“Just for her own knowledge, she should go through the complaint process,” recommends Hope. “Every insurance company has an Ombudservice. But, if she’s not satisfied with what she’s hearing, she can always go to the Ombudservice for Life and Health Insurance. Now, if the policy is with a bank, it’s a little more of a grey area because mortgage life insurance is different from regular life insurance, so she may have to go through the Office of the Superintendent for Financial Institutions [OFSI], which is the bank’s ombudservice.”

Now, after little response, Christine is about to sue the bank that sold her the mortgage life insurance policy, arguing that at the very least, they didn’t do their due diligence when dealing with her and they violated their fiduciary responsibilities to her. She also wants to change the way the suicide clause on life insurance policies is evaluated.

“Every insurance policy should be evaluated on a case-by-case basis and every circumstance for suicide investigated and taken into consideration before making such a sweeping blanket decision like the suicide clause allows,” she says, giving the following example as food for thought. “If there were a couple who had a child and that child was killed, but one of the parents was so overwhelmed with grief that they killed themselves, and that same family had just purchased a house in the last two years, do you mean to tell me that the other spouse wouldn’t be entitled to mortgage insurance because their partner committed suicide?”

Christine also asks us to keep in mind that the remaining spouse is not only dealing with the suicide, but now they have this financial hardship of having to pay a mortgage even though the suicide had absolutely nothing to do with collecting the life insurance money.

“It’s just not right,” says Christine. “But I’m ready to fight. If not for me, then to change the way the clause is applied and to make sure every case is evaluated individually. I want to let people know that they can fight ‘the big guy’ and not to be intimidated by all the lawyers in fancy suits and all the legal terminology. Finally, I’m not going to let them wear me down or wear me out because that’s what they try to do — put you off long enough that you run out of strength, energy, money, and will. Enough is enough.”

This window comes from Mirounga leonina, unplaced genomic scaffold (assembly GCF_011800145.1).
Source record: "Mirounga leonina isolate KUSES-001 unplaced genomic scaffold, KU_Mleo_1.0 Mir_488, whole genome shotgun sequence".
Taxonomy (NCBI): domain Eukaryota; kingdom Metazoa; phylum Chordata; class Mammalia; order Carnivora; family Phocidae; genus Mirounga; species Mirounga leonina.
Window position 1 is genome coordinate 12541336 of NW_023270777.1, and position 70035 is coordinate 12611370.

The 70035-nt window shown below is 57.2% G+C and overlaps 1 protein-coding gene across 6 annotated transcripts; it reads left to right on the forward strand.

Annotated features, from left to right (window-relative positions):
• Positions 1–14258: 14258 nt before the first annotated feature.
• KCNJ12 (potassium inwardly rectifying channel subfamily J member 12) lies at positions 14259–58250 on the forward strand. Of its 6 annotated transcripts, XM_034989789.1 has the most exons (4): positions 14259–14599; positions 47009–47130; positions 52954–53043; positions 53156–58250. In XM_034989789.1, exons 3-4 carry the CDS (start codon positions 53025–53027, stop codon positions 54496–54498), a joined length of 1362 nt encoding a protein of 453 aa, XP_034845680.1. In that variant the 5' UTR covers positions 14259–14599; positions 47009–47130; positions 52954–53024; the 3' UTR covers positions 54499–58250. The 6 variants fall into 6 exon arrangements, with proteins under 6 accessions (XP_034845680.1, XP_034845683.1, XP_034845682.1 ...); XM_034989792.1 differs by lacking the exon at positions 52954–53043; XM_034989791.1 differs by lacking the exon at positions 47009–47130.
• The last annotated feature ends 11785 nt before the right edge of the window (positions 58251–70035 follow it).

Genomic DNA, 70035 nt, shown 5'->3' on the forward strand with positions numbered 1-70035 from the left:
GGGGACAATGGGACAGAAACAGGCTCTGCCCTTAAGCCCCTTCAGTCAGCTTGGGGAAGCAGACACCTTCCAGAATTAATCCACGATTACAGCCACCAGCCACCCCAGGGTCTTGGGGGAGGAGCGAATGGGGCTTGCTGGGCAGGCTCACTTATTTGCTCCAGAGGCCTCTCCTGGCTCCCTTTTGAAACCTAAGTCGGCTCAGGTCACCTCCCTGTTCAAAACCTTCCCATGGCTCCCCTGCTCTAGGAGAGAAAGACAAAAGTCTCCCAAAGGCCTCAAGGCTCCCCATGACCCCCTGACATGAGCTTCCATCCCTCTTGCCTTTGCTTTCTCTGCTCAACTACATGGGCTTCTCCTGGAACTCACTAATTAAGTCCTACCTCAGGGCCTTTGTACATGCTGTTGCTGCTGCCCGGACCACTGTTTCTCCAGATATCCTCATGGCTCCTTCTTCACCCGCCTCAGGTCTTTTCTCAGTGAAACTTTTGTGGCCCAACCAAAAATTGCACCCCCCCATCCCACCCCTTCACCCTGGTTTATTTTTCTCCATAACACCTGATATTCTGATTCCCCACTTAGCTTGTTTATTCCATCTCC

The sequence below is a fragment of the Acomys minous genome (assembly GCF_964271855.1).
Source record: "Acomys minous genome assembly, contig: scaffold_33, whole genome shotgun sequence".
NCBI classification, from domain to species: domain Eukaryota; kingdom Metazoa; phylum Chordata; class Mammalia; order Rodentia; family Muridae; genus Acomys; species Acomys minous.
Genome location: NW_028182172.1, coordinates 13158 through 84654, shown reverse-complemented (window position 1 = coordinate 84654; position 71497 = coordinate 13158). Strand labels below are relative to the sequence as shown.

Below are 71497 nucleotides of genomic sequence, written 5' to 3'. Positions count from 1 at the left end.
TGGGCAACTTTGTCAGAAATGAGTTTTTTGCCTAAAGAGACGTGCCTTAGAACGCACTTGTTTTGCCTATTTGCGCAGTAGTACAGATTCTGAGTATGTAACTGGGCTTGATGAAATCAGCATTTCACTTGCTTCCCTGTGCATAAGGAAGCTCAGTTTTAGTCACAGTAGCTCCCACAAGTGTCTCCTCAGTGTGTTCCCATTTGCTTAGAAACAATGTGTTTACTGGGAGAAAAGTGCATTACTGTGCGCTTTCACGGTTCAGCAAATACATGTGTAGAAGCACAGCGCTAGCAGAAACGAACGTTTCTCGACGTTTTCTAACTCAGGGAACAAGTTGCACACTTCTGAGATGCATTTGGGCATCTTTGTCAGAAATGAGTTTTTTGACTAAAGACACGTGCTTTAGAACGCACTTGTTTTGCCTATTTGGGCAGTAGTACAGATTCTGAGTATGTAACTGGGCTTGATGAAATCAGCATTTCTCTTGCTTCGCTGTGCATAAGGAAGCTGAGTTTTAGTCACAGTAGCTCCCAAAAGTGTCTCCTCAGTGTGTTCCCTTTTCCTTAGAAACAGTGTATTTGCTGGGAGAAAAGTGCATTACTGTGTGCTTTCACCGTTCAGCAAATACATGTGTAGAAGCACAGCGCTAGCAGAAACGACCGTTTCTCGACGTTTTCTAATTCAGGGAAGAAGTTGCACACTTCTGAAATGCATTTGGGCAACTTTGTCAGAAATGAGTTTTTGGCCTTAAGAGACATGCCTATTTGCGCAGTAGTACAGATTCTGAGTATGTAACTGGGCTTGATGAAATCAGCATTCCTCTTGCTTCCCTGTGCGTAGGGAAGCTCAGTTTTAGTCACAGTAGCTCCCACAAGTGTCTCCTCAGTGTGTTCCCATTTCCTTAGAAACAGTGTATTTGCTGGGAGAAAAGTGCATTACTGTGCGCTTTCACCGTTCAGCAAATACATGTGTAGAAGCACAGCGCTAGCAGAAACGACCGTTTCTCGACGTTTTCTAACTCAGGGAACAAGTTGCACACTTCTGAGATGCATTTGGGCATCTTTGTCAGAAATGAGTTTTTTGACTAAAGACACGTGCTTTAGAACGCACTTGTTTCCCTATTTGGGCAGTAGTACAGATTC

*All names associated with Christine’s husband have been changed (at Christine’s request) to protect the reputation of his family.

LSM’s Take: Any insurance policy Christine would take out would have a two-year suicide clause. We understand that Charlie did not take out the policy with the intent of committing suicide, but usually, when the suicide happens, that is the case. This is why the two-year suicide clause is in place. In this particular instance, Christine made the mistake of not requesting paperwork and not knowing what she was buying before she accepted the terms. This is a mistake no consumer should make. However, perhaps the circumstances of each suicide case should be investigated and evaluated, as it seems grossly unfair to further penalize a family already dealing with tragedy just because of someone else’s actions — particularly when those actions may have been brought on by any number of things far removed from the insurance realm.